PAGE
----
Gov. Gina Raimondo said Friday she still hopes to lift Rhode Island's stay-at-home order in about a week, even though the daily number of new coronavirus cases in the state only appears to have reached a plateau and is not yet on the decline.
“If we continue to stay on this path we are on now, it is my intention to let the stay-at-home order expire on May 8,” the Democrat said at her daily news briefing.
But she warned that a phased restart of the economy and planned reopening of some state parks beginning the following day is “not a foregone conclusion,” especially if people stop social distancing practices or there is a surge in new cases.
The state Department of Health reported 341 new confirmed cases of COVID-19 on Friday, about 30 fewer cases than the previous day.
The number of people hospitalized with the disease was up slightly Friday, but the number people in intensive care and on ventilators were both down, which state Department of Health Director Nicole Alexander-Scott viewed as good news.
The state also reported 13 new deaths Friday, for a total of 279 fatalities since the pandemic began. The daily death total does not mean all of those fatalities occurred in the previous 24 hours, as it sometimes takes days to confirm a cause of death.
Of the 13 new deaths, 11 were in their 70s or older, including one centenarian, Alexander-Scott said.
Raimondo said as the economy gets rolling again, she realizes people are going to need child care. With that in mind, she has asked all child care providers in the state to submit their reopening plans to the Department of Human Services by May 23, with a target reopening date of June 1.
Debt collectors are not allowed to seize federal stimulus money to settle debts, Raimondo said.
Anyone who has been victimized or harassed by a debt collector should call the attorney general's office, who could initiate legal action, she said.
The assistance checks should be used to pay bills, she said.
BROWN UNIVERSITY SUED
A Brown University student has filed a class-action lawsuit against the Ivy League school seeking reimbursement for tuition, room, board and other expenses associated with the campus closure in response to the coronavirus pandemic.
The suit filed Thursday in federal court in Providence alleges breach of contract and unjust enrichment on the part of the school.
“College students enrolled in classes when the COVID-19 outbreak struck were left with no access to their dorms, to classrooms, campus cafeterias or other facilities they paid to use,” Steve Berman, an attorney for the students, said in a statement. “We believe there’s absolutely no reason why they should continue to be stuck holding the bill for tens of thousands of dollars, only to be kicked off campus.”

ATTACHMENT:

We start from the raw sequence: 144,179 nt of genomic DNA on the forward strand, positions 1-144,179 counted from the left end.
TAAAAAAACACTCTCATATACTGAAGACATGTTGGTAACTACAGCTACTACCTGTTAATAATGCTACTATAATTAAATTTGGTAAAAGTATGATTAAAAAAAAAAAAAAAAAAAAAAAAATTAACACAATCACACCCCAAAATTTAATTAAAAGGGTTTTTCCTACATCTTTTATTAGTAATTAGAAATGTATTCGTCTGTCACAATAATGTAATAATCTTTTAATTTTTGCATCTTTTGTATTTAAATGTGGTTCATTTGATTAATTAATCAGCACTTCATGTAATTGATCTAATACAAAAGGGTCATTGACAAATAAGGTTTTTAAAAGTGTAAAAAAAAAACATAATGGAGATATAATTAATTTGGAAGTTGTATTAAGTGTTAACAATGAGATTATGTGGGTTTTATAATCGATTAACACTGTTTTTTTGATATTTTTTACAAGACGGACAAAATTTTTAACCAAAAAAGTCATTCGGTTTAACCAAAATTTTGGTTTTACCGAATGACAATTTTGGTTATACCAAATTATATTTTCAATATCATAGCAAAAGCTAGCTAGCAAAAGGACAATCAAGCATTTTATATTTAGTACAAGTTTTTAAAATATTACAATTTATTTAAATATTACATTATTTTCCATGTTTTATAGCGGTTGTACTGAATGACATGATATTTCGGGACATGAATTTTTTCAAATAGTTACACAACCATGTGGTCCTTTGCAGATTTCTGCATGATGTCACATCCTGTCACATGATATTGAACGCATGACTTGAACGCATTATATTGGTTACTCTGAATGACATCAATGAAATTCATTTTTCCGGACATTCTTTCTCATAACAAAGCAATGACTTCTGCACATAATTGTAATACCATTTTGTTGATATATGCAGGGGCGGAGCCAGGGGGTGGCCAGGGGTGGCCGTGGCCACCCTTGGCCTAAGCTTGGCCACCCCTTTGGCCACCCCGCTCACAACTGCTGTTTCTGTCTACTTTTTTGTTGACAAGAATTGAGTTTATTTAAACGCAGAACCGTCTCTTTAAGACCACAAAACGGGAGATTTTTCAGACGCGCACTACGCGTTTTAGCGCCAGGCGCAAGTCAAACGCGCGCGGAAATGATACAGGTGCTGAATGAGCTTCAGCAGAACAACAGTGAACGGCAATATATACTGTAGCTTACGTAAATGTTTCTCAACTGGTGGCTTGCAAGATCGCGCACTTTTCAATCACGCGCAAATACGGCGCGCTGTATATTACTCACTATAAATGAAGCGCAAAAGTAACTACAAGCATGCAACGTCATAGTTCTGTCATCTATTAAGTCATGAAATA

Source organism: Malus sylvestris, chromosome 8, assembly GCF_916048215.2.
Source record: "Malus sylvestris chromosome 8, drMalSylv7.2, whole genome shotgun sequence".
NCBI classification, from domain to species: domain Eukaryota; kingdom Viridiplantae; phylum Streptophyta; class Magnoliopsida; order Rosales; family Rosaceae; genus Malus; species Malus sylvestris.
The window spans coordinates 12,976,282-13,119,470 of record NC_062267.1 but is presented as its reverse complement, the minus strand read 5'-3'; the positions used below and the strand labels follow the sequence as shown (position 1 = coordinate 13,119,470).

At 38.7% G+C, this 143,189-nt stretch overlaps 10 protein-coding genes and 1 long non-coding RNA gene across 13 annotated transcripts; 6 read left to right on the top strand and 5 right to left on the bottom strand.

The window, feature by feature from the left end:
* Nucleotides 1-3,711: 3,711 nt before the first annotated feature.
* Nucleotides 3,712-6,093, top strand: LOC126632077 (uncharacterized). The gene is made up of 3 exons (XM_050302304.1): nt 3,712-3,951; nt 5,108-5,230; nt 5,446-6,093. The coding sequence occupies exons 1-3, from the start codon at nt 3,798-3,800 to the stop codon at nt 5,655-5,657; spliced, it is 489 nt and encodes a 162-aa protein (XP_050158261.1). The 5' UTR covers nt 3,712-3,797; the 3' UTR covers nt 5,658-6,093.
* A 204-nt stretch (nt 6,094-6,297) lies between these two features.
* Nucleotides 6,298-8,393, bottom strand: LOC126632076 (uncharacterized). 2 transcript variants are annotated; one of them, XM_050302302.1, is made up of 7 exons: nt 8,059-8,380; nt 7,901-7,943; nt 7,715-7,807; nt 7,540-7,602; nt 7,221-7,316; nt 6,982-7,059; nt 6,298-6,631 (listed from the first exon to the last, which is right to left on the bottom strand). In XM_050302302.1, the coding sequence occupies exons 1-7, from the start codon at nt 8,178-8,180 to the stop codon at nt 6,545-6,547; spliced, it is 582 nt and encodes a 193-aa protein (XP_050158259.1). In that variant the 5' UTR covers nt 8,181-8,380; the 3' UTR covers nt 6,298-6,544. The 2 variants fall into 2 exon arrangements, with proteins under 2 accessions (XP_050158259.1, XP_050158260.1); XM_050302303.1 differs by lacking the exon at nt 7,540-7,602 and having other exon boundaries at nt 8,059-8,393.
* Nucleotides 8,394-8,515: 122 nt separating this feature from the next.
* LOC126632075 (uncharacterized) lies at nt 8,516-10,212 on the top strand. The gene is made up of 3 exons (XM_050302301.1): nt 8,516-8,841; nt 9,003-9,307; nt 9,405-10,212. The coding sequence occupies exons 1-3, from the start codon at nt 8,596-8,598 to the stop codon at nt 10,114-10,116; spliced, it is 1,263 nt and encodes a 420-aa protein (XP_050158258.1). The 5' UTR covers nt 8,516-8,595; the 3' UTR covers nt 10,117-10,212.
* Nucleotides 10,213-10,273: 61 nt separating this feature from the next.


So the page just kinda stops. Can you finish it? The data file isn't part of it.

Brown is aware of the lawsuit, although it has not been served, university spokesman Brian Clark said in an emailed statement.
“During this time of global crisis, no aspect of our daily lives are what anyone expected. However, what has not changed is the core value of a Brown education," he said.
The city of Providence is reopening some parks and closing about 13 miles of city streets to vehicular traffic starting Saturday to give residents more space to stretch their legs and get some fresh air during the coronavirus pandemic.
When the city shut down parks last month, residents took to the sidewalks, which made it difficult to maintain social distancing, according to a statement from the city Planning and Development Department.
When walking in the streets, residents will be required to limit family groups to five or less, wear masks and stay at least six feet apart from other groups.
A new walk-up coronavirus testing site has opened in Central Falls.
The site at the Rhode Island College hub on Dexter Street is an important asset for a city where as much as 25% of the population does not have access to private transportation, the city said in a statement.
Nearly 450 city residents have tested positive for the virus as of Friday, according to the state Health Department.
Testing is by appointment only.